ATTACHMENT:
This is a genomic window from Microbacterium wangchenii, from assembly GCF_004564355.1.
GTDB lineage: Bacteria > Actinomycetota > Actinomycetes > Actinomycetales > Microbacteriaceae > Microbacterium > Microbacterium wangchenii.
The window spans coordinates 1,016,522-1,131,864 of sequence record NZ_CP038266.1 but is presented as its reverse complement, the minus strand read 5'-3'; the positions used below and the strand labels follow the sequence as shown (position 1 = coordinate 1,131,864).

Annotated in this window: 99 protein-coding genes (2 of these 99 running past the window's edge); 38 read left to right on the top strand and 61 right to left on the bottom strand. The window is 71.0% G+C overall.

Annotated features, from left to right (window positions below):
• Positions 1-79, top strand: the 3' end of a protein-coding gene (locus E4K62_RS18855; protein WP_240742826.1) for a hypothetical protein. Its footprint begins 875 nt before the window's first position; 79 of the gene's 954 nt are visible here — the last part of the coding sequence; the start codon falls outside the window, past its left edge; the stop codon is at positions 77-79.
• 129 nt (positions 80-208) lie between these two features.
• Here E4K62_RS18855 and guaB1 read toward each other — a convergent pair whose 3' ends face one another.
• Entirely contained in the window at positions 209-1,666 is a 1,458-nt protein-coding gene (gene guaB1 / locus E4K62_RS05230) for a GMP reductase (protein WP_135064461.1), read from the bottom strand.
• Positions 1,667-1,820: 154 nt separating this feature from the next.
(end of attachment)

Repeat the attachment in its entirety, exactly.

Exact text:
This is a genomic window from Microbacterium wangchenii, from assembly GCF_004564355.1.
GTDB lineage: Bacteria > Actinomycetota > Actinomycetes > Actinomycetales > Microbacteriaceae > Microbacterium > Microbacterium wangchenii.
The window spans coordinates 1,016,522-1,131,864 of sequence record NZ_CP038266.1 but is presented as its reverse complement, the minus strand read 5'-3'; the positions used below and the strand labels follow the sequence as shown (position 1 = coordinate 1,131,864).

Annotated in this window: 99 protein-coding genes (2 of these 99 running past the window's edge); 38 read left to right on the top strand and 61 right to left on the bottom strand. The window is 71.0% G+C overall.

Annotated features, from left to right (window positions below):
• Positions 1-79, top strand: the 3' end of a protein-coding gene (locus E4K62_RS18855; protein WP_240742826.1) for a hypothetical protein. Its footprint begins 875 nt before the window's first position; 79 of the gene's 954 nt are visible here — the last part of the coding sequence; the start codon falls outside the window, past its left edge; the stop codon is at positions 77-79.
• 129 nt (positions 80-208) lie between these two features.
• Here E4K62_RS18855 and guaB1 read toward each other — a convergent pair whose 3' ends face one another.
• Entirely contained in the window at positions 209-1,666 is a 1,458-nt protein-coding gene (gene guaB1 / locus E4K62_RS05230) for a GMP reductase (protein WP_135064461.1), read from the bottom strand.
• Positions 1,667-1,820: 154 nt separating this feature from the next.